I teared up a bit. I thought I lost this side of myself and recall the moment I started severing music from my list of hobbies. After a traumatic (as defined by my 10 year old self) piano recital, I couldn’t look at the Piano again. I practiced for two months, three times a day for that recital. This was going to be a big musical debut for me. My parents were excited, I was excited and my teacher was so excited that she put me towards the end of the recital program. Over 200 attendees showed up to the recital and families sat in the rows eagerly awaiting their star child to take the stage. At my turn, I walked up on stage and proceeded to CRUSH my first song.
If I had any idea what it meant to be overconfident and cocky back then, that probably would have been the moment. As I bow and sit back down to play song #2, all I could think about was getting to the end of the song, imagining my parents hugging me at the end of the recital and then getting ice cream (or some tasty treat). Then came the screeching halt of SILENCE.
I forgot how to play the rest of the song. After five attempts and awkward murmurs in the audience, I finally remembered how to play the song two minutes later. When I finished I don’t even think I took half a bow. I just ran off stage. The pain of public embarrassment had washed over me and I abandoned Piano & Violin. I never wanted to experience that embarrassment again.
Teacher: “I want you to remember something when we work together. No one is perfect. You are going to FEEL vulnerable. But we’re all imperfect too. The best way to deal with the embarrassment, the missed note or the discomfort is to breathe and then to laugh.”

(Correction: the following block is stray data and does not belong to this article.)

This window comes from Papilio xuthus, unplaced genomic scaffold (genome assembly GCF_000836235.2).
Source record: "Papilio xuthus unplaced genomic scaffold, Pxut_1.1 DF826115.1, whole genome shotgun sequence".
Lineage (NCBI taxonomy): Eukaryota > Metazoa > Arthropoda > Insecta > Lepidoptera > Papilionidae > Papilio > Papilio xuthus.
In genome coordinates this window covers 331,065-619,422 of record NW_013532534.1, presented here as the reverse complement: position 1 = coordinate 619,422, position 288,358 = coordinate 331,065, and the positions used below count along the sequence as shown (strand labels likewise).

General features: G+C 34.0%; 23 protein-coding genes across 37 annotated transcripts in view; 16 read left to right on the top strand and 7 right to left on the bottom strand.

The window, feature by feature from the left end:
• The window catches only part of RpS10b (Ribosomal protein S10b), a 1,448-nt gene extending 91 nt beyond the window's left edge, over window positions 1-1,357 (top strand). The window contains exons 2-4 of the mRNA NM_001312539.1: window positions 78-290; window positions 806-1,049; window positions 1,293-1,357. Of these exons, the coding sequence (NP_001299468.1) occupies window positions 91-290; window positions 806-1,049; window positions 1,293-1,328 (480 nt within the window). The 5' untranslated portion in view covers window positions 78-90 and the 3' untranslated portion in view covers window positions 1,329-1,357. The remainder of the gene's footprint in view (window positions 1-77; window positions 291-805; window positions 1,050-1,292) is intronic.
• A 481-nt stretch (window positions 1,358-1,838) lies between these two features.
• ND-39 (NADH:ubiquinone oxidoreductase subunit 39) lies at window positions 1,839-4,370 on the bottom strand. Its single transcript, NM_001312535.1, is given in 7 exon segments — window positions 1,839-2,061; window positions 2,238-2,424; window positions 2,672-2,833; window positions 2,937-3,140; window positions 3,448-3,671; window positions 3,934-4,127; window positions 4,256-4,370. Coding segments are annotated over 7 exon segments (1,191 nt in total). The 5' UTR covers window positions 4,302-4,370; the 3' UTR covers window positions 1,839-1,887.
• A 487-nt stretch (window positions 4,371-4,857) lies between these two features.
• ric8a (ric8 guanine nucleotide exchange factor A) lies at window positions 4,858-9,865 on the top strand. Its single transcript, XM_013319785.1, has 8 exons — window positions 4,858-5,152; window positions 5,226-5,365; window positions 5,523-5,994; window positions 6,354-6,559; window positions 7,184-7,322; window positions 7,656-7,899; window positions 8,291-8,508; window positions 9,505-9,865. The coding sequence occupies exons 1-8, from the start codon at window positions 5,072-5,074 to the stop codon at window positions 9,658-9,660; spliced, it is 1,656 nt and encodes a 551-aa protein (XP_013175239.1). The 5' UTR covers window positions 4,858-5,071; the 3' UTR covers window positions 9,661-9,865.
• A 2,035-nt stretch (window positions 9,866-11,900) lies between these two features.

Me: “Row, Row, Row Your Boat, Gently down the Streeeeeeeeam…..(I soften). Merrilly-Merrilly (CRACK) Merrily Life is but a Dream (HACK).”
Teacher: “I barely heard you singing over the Piano, but I heard something. GOOD JOB. You did a GOOD JOB today.”
I feel icky, nauseous and my palms are clammy. I wipe them off on the hem of my mint colored dress and grab my song list.
We proceed to pick my “project” song from a very short song list that I compiled:
- “Apologize” – One Republic
- “Say (All I need”) – One Republic
- “Feeling Good” – Nina Simone
- Oceans (Where Feet May Fail) – Hillsong United
We agree to focus on “Oceans.” There is the right amount of chorus, melody, falsettos and octave range.
I leave the lesson today a bit more humbled, exhausted and uneasy. While that moment of vulnerability was only for a few moments (with someone I hardly know), I feel so exposed and uncomfortable. How bad did I sound? Why do I feel like my heart is about to jump out of my throat and make me throw up?!?!?! I think of the quote, “The fear of looking stupid is holding you back.” I’ve already crossed the bridge of looking stupid so now, I have to choose whether I want to stay looking stupid or if I want to choose to exit this state.
I want to apologize to anyone who may be next to me on the road over the next week. I’ve been instructed to sing my song at least two times a day (if not more) as LOUD and as awfully as I possibly can.
Oh, and may the ears of the dogs in our neighborhoods be spared.